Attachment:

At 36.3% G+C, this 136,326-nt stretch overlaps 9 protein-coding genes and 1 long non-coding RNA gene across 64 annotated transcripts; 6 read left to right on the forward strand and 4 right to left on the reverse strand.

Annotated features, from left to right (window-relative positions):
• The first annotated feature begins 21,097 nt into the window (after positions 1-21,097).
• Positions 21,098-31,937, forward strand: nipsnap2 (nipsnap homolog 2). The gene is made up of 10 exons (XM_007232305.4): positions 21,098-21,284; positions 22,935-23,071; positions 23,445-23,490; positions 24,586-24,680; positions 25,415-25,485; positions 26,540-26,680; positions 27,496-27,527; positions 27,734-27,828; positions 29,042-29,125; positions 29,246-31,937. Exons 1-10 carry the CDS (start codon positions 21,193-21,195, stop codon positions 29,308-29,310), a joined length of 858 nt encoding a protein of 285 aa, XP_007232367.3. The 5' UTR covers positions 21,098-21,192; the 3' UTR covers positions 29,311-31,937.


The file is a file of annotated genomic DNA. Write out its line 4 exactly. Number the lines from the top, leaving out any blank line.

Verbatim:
• Positions 21,098-31,937, forward strand: nipsnap2 (nipsnap homolog 2). The gene is made up of 10 exons (XM_007232305.4): positions 21,098-21,284; positions 22,935-23,071; positions 23,445-23,490; positions 24,586-24,680; positions 25,415-25,485; positions 26,540-26,680; positions 27,496-27,527; positions 27,734-27,828; positions 29,042-29,125; positions 29,246-31,937. Exons 1-10 carry the CDS (start codon positions 21,193-21,195, stop codon positions 29,308-29,310), a joined length of 858 nt encoding a protein of 285 aa, XP_007232367.3. The 5' UTR covers positions 21,098-21,192; the 3' UTR covers positions 29,311-31,937.